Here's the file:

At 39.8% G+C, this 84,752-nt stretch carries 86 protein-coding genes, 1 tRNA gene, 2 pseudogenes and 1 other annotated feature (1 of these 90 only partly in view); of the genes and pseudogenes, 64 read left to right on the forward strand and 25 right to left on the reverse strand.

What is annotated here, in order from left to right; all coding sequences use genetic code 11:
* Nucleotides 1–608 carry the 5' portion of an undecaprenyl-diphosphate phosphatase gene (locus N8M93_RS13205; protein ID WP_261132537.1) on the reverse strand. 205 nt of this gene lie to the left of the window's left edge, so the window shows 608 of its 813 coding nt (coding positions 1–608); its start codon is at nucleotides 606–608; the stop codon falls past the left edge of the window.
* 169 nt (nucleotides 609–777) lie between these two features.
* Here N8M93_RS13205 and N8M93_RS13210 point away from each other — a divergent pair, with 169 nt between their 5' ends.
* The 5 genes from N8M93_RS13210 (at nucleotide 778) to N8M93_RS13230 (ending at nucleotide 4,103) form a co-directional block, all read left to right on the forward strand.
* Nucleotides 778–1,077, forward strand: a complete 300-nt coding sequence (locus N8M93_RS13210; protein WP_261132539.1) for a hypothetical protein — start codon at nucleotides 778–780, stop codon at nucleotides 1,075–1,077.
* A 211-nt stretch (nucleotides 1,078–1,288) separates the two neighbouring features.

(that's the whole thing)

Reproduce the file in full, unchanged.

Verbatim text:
At 39.8% G+C, this 84,752-nt stretch carries 86 protein-coding genes, 1 tRNA gene, 2 pseudogenes and 1 other annotated feature (1 of these 90 only partly in view); of the genes and pseudogenes, 64 read left to right on the forward strand and 25 right to left on the reverse strand.

What is annotated here, in order from left to right; all coding sequences use genetic code 11:
* Nucleotides 1–608 carry the 5' portion of an undecaprenyl-diphosphate phosphatase gene (locus N8M93_RS13205; protein ID WP_261132537.1) on the reverse strand. 205 nt of this gene lie to the left of the window's left edge, so the window shows 608 of its 813 coding nt (coding positions 1–608); its start codon is at nucleotides 606–608; the stop codon falls past the left edge of the window.
* 169 nt (nucleotides 609–777) lie between these two features.
* Here N8M93_RS13205 and N8M93_RS13210 point away from each other — a divergent pair, with 169 nt between their 5' ends.
* The 5 genes from N8M93_RS13210 (at nucleotide 778) to N8M93_RS13230 (ending at nucleotide 4,103) form a co-directional block, all read left to right on the forward strand.
* Nucleotides 778–1,077, forward strand: a complete 300-nt coding sequence (locus N8M93_RS13210; protein WP_261132539.1) for a hypothetical protein — start codon at nucleotides 778–780, stop codon at nucleotides 1,075–1,077.
* A 211-nt stretch (nucleotides 1,078–1,288) separates the two neighbouring features.